Idiopathic pulmonary fibrosis (IPF) is a lung disease in which lung tissue becomes progressively more scarred and stiff. This makes it more and more difficult to breathe.

There’s currently no cure for IPF, but new drugs have been able to slow the rate of decline and improve quality of life. Other treatment possibilities include supplemental oxygen, pulmonary rehabilitation to help you breathe better, and lung transplants. Experimental research studies are ongoing to find new treatments.

Early IPF treatment is important because it can slow the progression of the disease and improve your quality of life. It also contributes to knowledge of IPF and the results of different treatment courses on life expectancy. Treatments include:

  • Medication: New drug treatments may slow
    the rate of IPF lung scarring. This is important, because lung scarring is irreversible.
  • Supplemental oxygen and
    physical therapy:

    These improve lung function, which can help you manage IPF and function more
    normally.
  • Exercise: Maintaining and increasing
    your muscle mass can improve your survival time, according to a recent
    study
    .
  • A lung transplant: This may significantly
    prolong your life. The younger you are, the better qualified you’ll be for a
    transplant.
  • GERD treatment: Taking medication for gastroesophageal
    reflux disease (GERD), which most people with IPF have, is associated with less lung scarring and longer
    survival time
    .

Your doctor will discuss with you what treatment regimen may be best for your particular case.

New drugs

The most important development in treating IPF is the availability of new drugs. In 2014, the U.S. Food and Drug Administration (FDA) approved the use of two new drugs for IPF: nintedanib (Ofev) and pirfenidone (Esbriet). The drugs don’t cure IPF, but they help to prevent further scarring and slow the progression of the disease. Medical studies report that both drugs produced “a statistically significant slowing” in the decline of lung function. The same studies indicated that nintedanib produced somewhat better results than pirfenidone.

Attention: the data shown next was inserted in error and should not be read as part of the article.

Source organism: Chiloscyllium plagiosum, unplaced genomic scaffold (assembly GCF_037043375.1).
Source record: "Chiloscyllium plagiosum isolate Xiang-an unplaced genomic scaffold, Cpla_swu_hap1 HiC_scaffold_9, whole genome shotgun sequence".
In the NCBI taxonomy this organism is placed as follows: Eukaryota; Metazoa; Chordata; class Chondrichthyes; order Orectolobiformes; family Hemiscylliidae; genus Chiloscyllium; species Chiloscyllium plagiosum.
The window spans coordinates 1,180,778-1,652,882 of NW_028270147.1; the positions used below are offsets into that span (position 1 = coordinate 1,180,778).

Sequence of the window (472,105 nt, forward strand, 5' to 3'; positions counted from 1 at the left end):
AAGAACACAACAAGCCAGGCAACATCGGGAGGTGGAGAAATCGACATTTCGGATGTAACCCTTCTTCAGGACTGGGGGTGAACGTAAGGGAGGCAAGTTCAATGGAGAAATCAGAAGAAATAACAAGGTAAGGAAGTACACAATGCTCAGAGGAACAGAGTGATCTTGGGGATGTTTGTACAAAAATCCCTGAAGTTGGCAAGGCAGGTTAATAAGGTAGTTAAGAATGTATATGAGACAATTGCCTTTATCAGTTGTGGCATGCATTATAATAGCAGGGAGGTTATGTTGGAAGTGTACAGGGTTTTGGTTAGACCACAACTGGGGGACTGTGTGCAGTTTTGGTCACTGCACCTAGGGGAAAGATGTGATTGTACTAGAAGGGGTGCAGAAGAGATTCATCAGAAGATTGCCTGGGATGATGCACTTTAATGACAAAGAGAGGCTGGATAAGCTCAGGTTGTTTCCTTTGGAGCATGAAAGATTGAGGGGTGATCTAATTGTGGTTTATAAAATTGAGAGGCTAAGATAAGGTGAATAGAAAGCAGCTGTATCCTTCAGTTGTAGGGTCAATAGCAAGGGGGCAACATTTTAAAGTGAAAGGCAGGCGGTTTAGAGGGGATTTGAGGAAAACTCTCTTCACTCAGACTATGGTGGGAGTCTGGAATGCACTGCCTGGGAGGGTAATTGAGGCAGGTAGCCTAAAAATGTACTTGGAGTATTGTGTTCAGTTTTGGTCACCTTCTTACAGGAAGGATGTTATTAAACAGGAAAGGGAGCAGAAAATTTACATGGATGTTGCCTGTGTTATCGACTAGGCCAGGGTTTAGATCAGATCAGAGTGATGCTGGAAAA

Supportive treatments

The standard care for IPF is supportive. A small portable oxygen tank can supply additional oxygen to help you breathe, especially when you’re more active. This is important for your comfort and also to prevent right-sided heart problems caused by low oxygen levels in your blood.

Pulmonary rehabilitation is a program designed to help you cope with IPF and improve your quality of life. It involves exercises in breathing, stress reduction, and education. One recent study showed that exercise training improved lung function.

Lung transplant

Lung transplantation can improve your quality of life and your lifespan, but it also has some risks. IPF is now a leading reason for lung transplants in the United States, accounting for almost half of the lung transplants that were performed in 2013.

Besides medical treatment options, there are things you can do to help manage and live better with the disease:

  • If
    you smoke, stop. Smoking is correlated with the occurrence of IPF, and smoking
    aggravates the disease.
  • Lose
    weight if you are overweight, and maintain a healthy weight. Extra weight makes
    it harder to breathe.
  • Keep
    up to date with flu and pneumonia vaccinations. Both illnesses are harmful to
    people with IPF.
  • Treat
    gastroesophageal reflux or sleep
    apnea
    if you have them. These are often present in IPF patients.
  • Monitor your oxygen levels at home.
  • Take
    vitamin and mineral supplements, as recommended.
  • Join
    an IPF support group.